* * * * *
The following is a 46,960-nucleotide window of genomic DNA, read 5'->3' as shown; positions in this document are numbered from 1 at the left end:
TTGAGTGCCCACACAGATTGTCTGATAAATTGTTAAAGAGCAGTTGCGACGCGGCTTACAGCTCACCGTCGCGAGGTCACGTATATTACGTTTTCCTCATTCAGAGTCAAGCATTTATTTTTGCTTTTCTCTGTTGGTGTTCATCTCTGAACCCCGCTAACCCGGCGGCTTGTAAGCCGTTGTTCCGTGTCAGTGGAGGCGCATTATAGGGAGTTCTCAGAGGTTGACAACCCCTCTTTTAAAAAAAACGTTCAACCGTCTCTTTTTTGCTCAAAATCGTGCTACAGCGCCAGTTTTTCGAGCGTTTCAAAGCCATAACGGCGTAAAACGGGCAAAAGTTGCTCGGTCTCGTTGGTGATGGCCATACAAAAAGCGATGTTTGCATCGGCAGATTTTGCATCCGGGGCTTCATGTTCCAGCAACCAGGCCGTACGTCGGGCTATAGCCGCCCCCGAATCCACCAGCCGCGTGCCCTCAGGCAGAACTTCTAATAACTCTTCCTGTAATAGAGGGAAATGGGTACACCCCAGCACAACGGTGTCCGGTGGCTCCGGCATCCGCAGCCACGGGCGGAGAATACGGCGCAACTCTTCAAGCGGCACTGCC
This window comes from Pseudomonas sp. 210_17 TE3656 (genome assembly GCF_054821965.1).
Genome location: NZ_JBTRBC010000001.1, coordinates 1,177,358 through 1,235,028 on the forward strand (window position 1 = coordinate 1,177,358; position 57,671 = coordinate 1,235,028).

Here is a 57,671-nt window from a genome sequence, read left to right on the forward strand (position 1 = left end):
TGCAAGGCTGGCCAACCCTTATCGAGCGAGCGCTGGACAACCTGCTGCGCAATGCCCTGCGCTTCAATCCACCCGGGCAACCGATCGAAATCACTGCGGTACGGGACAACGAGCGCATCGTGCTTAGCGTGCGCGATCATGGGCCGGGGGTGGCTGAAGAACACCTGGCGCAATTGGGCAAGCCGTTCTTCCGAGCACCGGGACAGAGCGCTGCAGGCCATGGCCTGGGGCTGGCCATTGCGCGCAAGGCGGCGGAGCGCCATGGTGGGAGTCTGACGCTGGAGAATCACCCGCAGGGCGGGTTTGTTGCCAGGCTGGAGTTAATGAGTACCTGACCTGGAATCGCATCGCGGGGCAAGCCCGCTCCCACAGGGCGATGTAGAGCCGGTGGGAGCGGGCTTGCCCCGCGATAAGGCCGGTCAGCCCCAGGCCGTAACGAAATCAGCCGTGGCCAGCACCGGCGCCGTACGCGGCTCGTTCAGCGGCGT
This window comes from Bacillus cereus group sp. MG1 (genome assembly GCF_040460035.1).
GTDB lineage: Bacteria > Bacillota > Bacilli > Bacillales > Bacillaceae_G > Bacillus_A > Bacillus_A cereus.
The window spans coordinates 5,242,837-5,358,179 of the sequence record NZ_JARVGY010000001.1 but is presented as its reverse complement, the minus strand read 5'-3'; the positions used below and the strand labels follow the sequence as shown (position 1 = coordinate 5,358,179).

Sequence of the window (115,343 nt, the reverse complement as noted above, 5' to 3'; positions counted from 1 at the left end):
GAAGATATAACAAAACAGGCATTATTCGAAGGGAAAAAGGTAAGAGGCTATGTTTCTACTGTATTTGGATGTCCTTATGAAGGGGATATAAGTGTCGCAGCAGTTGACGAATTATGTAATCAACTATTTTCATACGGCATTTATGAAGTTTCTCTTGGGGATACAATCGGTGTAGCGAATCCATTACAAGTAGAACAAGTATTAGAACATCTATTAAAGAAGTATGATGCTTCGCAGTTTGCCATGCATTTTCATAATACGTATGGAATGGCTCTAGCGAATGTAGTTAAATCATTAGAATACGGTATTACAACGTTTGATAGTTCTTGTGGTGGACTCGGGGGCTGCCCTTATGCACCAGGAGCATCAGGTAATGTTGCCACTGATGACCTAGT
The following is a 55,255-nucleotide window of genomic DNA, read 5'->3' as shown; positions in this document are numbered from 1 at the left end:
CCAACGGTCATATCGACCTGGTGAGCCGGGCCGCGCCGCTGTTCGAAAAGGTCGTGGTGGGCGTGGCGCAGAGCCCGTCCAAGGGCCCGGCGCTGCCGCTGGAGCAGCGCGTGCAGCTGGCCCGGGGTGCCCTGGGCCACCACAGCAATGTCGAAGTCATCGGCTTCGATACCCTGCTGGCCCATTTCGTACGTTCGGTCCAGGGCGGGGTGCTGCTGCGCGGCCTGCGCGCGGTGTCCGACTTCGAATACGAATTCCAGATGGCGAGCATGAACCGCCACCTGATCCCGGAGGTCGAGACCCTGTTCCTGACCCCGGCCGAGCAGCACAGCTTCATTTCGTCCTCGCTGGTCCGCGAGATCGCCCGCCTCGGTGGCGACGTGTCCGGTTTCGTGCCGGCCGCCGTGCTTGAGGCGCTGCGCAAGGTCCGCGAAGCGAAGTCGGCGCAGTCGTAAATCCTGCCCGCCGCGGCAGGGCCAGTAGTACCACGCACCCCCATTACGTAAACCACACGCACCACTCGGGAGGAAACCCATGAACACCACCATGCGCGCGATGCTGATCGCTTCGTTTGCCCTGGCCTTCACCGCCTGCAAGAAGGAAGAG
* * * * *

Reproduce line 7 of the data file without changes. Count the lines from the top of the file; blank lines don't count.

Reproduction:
This window comes from Bacillus cereus group sp. MG1 (genome assembly GCF_040460035.1).